Tobago has two parliamentary seats, Tobago East and Tobago West, which are controlled by the People's National Movement, which won them in the general elections of Trinidad and Tobago on 7 September 2015.[citation needed] The island was most recently featured in the international press in early 2007, for its establishment of a Minister of Mental Health. Minister Ellen Tang was appointed on the first anniversary of the launch of the Happiness Project. Her aide, Melody Williams, has been allocated a major proportion of the annual housing funding to revamp government housing projects all over the island.[citation needed]

ParishesEdit

Tobago is divided into seven parishes – three in the Western Region and four in the Eastern Region:

Region Parish name Land area (km2)[1] Population[1]
Western Saint Andrew 21 17,536
Western Saint Patrick 38 15,560
Western Saint David 38 8,733
Eastern Saint George 43 6,875
Eastern Saint Mary 56 3,297
Eastern Saint Paul 49 6,048
Eastern Saint John 55 2,825

GeographyEdit

 
Castara Bay

Tobago has a land area of 300 km²[1] and is approximately 40 kilometres (25 miles) long and 10 kilometres (6.2 miles) wide. It is located at latitude 11° 15' N, longitude 60° 40' W, slightly north of Trinidad.

Tobago is primarily hilly, mountainous and of volcanic origin.[6] The southwest of the island is flat and consists largely of coralline limestone. The hilly spine of the island is called the Main Ridge. The highest point in Tobago is the 550-metre (1804 ft) Pigeon Peak near Speyside.[7]

ClimateEdit

The climate is tropical, and the island lies just south of the Atlantic hurricane belt. Average rainfall varies between 3,800 mm (150 inches) on the Main Ridge to less than 1,250 mm (49 inches) in the southwest. There are two seasons: a wet season between June and December, and a dry season between January and May.[8]

HurricanesEdit

Although Tobago lies south of the hurricane belt, it was nevertheless struck by Hurricane Flora on September 30, 1963. The effects were so severe that they changed the face of Tobago's economy. The hurricane laid waste to the banana, coconut, and cacao plantations that largely sustained the economy, and wreaked considerable damage on the largely pristine tropical rainforest that makes up a large proportion of the interior of the island's northern half. Many of the plantations were subsequently abandoned, and the economy changed direction away from cash crop agriculture and toward tourism. In 2004 Hurricane Ivan, while less severe than Flora, also caused significant damage.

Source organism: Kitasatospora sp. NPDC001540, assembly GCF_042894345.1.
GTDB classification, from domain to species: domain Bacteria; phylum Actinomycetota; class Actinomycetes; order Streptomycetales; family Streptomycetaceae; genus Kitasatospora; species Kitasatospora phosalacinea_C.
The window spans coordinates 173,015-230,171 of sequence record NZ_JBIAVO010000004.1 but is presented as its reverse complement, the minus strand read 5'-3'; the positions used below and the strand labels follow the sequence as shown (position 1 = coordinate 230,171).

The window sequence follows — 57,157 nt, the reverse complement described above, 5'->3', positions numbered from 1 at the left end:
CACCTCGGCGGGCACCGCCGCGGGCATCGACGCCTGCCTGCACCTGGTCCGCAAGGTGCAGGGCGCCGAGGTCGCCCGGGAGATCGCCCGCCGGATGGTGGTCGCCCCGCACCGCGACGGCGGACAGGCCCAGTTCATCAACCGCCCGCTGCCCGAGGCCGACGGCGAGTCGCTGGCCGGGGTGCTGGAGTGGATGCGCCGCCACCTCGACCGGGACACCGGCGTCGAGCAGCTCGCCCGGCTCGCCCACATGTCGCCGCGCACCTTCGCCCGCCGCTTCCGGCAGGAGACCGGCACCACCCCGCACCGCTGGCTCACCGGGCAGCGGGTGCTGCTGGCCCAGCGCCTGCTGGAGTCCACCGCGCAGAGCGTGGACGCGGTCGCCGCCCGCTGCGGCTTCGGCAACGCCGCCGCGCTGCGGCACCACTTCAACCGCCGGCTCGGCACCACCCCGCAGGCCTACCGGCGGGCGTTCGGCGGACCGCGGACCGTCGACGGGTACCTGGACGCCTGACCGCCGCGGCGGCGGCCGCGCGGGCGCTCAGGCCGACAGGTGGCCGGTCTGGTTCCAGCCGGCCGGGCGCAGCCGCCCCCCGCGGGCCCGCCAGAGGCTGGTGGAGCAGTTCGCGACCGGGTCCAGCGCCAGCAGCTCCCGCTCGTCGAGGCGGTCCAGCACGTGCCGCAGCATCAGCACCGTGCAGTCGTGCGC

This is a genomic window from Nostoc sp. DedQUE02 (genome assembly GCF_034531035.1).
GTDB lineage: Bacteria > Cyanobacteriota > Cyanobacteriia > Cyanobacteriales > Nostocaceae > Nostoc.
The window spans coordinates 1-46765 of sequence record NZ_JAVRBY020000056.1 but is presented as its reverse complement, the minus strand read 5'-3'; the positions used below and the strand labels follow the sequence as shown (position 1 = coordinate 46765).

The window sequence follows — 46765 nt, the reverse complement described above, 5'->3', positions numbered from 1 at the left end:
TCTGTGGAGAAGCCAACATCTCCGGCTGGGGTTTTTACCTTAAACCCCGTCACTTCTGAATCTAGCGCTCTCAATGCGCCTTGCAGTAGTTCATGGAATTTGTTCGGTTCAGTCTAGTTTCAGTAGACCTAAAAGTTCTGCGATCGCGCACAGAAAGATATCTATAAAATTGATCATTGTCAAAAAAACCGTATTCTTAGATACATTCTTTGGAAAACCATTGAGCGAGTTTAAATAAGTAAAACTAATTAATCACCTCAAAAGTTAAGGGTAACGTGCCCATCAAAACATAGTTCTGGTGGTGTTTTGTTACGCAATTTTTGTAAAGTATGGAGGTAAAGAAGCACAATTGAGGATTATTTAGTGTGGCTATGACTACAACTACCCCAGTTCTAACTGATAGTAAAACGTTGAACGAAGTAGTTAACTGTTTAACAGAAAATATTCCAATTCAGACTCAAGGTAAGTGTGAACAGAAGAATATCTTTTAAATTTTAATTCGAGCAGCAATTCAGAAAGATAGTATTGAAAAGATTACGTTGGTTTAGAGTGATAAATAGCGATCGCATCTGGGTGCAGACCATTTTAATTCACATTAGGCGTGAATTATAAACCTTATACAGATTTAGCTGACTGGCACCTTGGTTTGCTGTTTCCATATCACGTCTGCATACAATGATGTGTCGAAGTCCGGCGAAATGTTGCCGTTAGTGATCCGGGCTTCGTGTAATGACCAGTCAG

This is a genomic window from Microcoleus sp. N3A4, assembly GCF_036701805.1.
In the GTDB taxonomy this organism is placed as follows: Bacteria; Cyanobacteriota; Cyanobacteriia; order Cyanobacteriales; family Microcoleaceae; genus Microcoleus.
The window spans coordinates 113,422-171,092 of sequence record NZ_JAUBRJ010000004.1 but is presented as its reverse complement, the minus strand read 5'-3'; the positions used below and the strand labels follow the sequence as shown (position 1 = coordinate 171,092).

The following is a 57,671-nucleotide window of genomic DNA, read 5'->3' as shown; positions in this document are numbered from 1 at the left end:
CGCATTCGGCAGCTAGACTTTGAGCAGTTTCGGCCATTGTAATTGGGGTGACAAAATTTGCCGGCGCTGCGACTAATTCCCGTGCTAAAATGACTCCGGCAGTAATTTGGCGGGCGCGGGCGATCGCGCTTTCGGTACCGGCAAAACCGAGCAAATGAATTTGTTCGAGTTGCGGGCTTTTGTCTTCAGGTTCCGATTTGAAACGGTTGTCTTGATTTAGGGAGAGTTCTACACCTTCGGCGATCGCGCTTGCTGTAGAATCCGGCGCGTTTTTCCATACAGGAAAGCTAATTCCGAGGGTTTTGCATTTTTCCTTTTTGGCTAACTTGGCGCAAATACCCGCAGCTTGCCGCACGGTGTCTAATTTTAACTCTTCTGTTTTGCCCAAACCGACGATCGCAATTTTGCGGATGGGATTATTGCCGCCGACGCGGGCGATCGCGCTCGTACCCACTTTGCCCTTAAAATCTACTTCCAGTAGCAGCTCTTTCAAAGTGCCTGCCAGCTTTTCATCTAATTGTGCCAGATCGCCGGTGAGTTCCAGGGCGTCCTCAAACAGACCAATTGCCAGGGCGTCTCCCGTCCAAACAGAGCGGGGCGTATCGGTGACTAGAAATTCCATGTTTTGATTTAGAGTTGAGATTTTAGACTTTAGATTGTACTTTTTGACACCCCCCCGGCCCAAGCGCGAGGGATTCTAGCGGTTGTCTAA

EcologyEdit

 
Greenstone ceremonial axe, from shell midden, Mount Irvine Bay, Tobago, 1957.

The Tobago Forest Reserve (Main Ridge Reserve) is the oldest protected rain forest in the Western hemisphere and is biodiverse. It was designated a protected Crown reserve on 17 April 1776 after representations by Soame Jenyns, a Member of Parliament in Britain responsible for Tobago's development. It has remained a protected area since.[citation needed]

This forested area has great biodiversity, including many species of birds (such as the dancing blue-backed manakin), mammals, frogs, (non-venomous) snakes, butterflies and other invertebrates. It is one of the most approachable areas of rainforest, since it is relatively small and there are government-appointed guides who provide an authoritative guiding service through the forest at a reasonable cost. The guides are knowledgeable about the plants and the animals, and can call down rare and exotic birds from the canopy by imitating their calls. Tobago also has nesting beaches for the leatherback turtle, which come to shore between April and July.[citation needed]

Little Tobago, the small neighbouring island, supports some of the best dry forest remaining in Tobago. Little Tobago and St. Giles Island are important seabird nesting colonies, with red-billed tropicbirds, magnificent frigatebirds and Audubon's shearwaters, among others.[citation needed]

Environmental problemsEdit

Coral reefs have been damaged recently by silt and mud runoff during construction of a road along the northeast coast. There has also been damage to the reef in Charlotteville village caused by sealing the road at Flagstaff Hill and diverting more silty water down the stream from Flagstaff down to Charlotteville.[citation needed]

Economy and tourismEdit

 
Speyside - Small town on NE coast of Tobago, West Indies. Main activities: fishing, agriculture, bird-watching, snorkelling scuba diving.
 
St. Giles Island - Northernmost land area of Trinidad and Tobago, West Indies. Protected bird sanctuary. Scuba diving nearby.